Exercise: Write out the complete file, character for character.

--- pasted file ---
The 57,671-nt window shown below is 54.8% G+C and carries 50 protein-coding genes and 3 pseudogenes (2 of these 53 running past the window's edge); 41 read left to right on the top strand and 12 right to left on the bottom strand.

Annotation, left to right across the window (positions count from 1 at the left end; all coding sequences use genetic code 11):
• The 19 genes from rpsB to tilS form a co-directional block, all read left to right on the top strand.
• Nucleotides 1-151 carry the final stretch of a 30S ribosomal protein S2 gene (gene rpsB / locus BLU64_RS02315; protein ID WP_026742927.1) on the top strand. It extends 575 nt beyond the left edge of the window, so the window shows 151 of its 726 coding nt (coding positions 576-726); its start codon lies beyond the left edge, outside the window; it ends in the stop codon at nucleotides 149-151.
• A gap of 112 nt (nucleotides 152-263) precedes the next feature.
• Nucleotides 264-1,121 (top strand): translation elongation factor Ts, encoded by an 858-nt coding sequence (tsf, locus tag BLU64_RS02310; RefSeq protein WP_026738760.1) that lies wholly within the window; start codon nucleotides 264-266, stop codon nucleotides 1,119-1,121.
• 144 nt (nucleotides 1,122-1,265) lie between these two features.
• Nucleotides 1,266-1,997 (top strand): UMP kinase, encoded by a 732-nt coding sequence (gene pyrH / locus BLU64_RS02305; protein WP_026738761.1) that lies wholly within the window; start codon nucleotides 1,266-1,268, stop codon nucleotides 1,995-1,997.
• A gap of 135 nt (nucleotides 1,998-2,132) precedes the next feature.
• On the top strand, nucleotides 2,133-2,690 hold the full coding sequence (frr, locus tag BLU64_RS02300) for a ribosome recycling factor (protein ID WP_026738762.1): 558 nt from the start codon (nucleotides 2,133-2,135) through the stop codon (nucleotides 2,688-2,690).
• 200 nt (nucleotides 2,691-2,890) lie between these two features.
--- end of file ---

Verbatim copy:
The 57,671-nt window shown below is 54.8% G+C and carries 50 protein-coding genes and 3 pseudogenes (2 of these 53 running past the window's edge); 41 read left to right on the top strand and 12 right to left on the bottom strand.

Annotation, left to right across the window (positions count from 1 at the left end; all coding sequences use genetic code 11):
• The 19 genes from rpsB to tilS form a co-directional block, all read left to right on the top strand.
• Nucleotides 1-151 carry the final stretch of a 30S ribosomal protein S2 gene (gene rpsB / locus BLU64_RS02315; protein ID WP_026742927.1) on the top strand. It extends 575 nt beyond the left edge of the window, so the window shows 151 of its 726 coding nt (coding positions 576-726); its start codon lies beyond the left edge, outside the window; it ends in the stop codon at nucleotides 149-151.
• A gap of 112 nt (nucleotides 152-263) precedes the next feature.
• Nucleotides 264-1,121 (top strand): translation elongation factor Ts, encoded by an 858-nt coding sequence (tsf, locus tag BLU64_RS02310; RefSeq protein WP_026738760.1) that lies wholly within the window; start codon nucleotides 264-266, stop codon nucleotides 1,119-1,121.
• 144 nt (nucleotides 1,122-1,265) lie between these two features.
• Nucleotides 1,266-1,997 (top strand): UMP kinase, encoded by a 732-nt coding sequence (gene pyrH / locus BLU64_RS02305; protein WP_026738761.1) that lies wholly within the window; start codon nucleotides 1,266-1,268, stop codon nucleotides 1,995-1,997.
• A gap of 135 nt (nucleotides 1,998-2,132) precedes the next feature.
• On the top strand, nucleotides 2,133-2,690 hold the full coding sequence (frr, locus tag BLU64_RS02300) for a ribosome recycling factor (protein ID WP_026738762.1): 558 nt from the start codon (nucleotides 2,133-2,135) through the stop codon (nucleotides 2,688-2,690).
• 200 nt (nucleotides 2,691-2,890) lie between these two features.